- Dez Fafara: Lead Vocalist
- Austin D’Amond: Drummer and Percussionist
- Neal Tiemann: Guitarist and Bass Guitarist
- Mike Spreitzer: Guitarist and Bass Guitarist
- Testimony of Youth
- Bad Deeds
- My High Sky
- This Deception
- Above it All
- Trust No One
- Feeling Un-God-Ly
- For What it’s Worth
DevilDriver’s latest is great fun but shows a band unwilling to attempt new things. If you’ve heard a DevilDriver album before, it’s very likely that you’ve heard all that Trust No One has to offer. This, however, is no bad thing.
Trust No One is fast, heavy and very aggressive. It does everything you’d expect from a DevilDriver record and it does it very well. Personally, I think Trust No One is the best DevilDriver since their incredible debut. Indeed, it is the most tonally similar. It focuses more on the simpler side of their sound more than albums such as Pray For Villians and Beast, whilst adding a little flavour of the grand and epic. The band’s iconic sound is more refined here than it ever has been – Trust No One is consistently enjoyable.
‘Bad Deeds’ is pure classic DevilDriver. This is the kind of track that will help the band break records for the biggest circle pit all over again. It’s heavy, thrashy and so much fun. The same can be said of the whole ten-track record. Everything clicks here more than it did in the band’s previous work. Each member performs expertly too. Dez Fafara’s unique vocals have never been better and Austin D’Amond’s drumming is out of this world.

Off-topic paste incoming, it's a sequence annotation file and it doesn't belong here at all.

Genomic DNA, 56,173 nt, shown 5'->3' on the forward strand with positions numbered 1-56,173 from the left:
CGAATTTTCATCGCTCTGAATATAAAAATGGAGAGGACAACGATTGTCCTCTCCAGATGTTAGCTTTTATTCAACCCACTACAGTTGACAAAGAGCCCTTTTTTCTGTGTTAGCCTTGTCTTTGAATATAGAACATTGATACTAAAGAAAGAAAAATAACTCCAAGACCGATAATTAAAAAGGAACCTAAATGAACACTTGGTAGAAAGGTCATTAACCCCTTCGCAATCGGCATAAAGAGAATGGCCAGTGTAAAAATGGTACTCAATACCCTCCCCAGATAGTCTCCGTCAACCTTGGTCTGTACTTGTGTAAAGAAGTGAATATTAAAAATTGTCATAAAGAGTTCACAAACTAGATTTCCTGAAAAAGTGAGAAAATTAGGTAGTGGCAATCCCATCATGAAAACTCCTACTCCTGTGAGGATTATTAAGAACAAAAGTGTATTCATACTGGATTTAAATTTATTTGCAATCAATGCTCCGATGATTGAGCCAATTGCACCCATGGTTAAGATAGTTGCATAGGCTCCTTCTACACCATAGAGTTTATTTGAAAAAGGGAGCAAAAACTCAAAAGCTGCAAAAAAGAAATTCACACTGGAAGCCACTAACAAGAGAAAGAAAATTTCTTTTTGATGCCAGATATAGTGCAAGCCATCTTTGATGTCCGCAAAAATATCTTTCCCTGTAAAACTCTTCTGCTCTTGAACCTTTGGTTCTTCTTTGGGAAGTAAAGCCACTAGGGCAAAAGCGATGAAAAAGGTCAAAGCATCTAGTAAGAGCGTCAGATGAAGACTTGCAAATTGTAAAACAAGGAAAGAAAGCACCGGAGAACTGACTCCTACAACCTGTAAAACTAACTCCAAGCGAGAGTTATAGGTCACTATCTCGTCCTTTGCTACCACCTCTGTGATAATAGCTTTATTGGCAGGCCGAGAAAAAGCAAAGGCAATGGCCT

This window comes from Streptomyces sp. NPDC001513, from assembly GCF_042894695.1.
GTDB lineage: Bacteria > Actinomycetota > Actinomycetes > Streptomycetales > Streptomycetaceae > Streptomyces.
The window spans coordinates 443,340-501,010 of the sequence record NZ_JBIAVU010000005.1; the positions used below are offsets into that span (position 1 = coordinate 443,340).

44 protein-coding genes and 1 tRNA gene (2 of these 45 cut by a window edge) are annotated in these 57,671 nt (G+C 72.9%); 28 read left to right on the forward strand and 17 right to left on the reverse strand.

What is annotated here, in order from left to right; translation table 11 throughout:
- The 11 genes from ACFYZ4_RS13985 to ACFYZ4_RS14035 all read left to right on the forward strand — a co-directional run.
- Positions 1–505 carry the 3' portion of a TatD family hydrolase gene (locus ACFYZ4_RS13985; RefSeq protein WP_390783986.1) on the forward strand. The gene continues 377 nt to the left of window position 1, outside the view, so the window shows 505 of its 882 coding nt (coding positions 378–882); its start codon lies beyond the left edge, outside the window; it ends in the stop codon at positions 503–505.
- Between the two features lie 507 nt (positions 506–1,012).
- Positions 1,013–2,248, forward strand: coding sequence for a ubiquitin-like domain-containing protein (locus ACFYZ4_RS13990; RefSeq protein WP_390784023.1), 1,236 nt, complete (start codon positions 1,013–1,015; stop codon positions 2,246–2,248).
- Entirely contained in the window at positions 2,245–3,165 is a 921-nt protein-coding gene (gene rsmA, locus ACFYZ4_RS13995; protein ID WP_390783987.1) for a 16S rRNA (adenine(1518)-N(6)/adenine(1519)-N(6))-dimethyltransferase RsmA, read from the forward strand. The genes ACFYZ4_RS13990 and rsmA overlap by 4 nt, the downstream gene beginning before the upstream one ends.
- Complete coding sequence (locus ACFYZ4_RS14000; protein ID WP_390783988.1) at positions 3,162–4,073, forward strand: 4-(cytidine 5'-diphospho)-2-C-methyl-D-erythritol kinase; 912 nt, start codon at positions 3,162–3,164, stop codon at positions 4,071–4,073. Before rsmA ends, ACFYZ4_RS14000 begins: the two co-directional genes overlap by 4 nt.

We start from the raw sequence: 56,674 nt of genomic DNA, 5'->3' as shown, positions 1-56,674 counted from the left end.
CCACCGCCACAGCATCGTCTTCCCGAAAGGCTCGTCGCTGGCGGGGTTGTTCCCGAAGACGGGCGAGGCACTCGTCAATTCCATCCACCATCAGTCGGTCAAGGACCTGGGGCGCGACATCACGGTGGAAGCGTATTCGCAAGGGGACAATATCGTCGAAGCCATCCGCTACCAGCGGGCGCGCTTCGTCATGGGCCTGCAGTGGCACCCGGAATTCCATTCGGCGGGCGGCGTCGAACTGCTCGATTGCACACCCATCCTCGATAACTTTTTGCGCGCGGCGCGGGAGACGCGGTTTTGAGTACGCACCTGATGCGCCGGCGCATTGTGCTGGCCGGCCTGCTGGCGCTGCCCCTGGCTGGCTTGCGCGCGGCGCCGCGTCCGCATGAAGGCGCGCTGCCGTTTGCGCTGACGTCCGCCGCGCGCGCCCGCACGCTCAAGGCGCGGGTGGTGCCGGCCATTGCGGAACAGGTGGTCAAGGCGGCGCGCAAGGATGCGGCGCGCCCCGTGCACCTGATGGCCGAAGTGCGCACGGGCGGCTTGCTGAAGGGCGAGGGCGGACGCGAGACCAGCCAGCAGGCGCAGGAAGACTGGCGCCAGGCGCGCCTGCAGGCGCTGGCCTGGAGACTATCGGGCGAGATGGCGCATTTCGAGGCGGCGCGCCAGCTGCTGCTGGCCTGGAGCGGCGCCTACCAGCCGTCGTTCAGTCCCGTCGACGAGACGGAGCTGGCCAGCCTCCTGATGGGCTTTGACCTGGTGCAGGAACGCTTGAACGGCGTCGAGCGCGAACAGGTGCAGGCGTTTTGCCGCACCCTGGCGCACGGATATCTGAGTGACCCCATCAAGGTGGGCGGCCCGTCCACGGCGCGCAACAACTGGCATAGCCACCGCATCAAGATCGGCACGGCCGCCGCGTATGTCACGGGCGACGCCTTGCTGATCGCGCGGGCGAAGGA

The title track ‘Trust No One’ gives everyone in the band a great run-out to show their skills. Neal Tiemann and Mike Spreitzer both kill it on the guitar and bass here. This is a track that features chunky riffs, plenty of thrash moments and a fair amount of invention to be fair. The solos played over the chorus and throughout the track definitely give the song a grander, more epic feel. Indeed. If there’s one area where Trust No One excels it is in its scope. It feels a little grander than DevilDriver’s previous work
Trust No One is a great record and DevilDriver’s best since their insanely good debut. I don’t think it quite matches that album, but it’s bigger sound mixed with its return to the band’s simpler, heavier roots comes across very well. This is consistently enjoyable, heavy thrash metal at its best.
While Trust No One offers more of the same for DevilDriver fans, it’s slightly grander sound makes for a hugely entertaining record.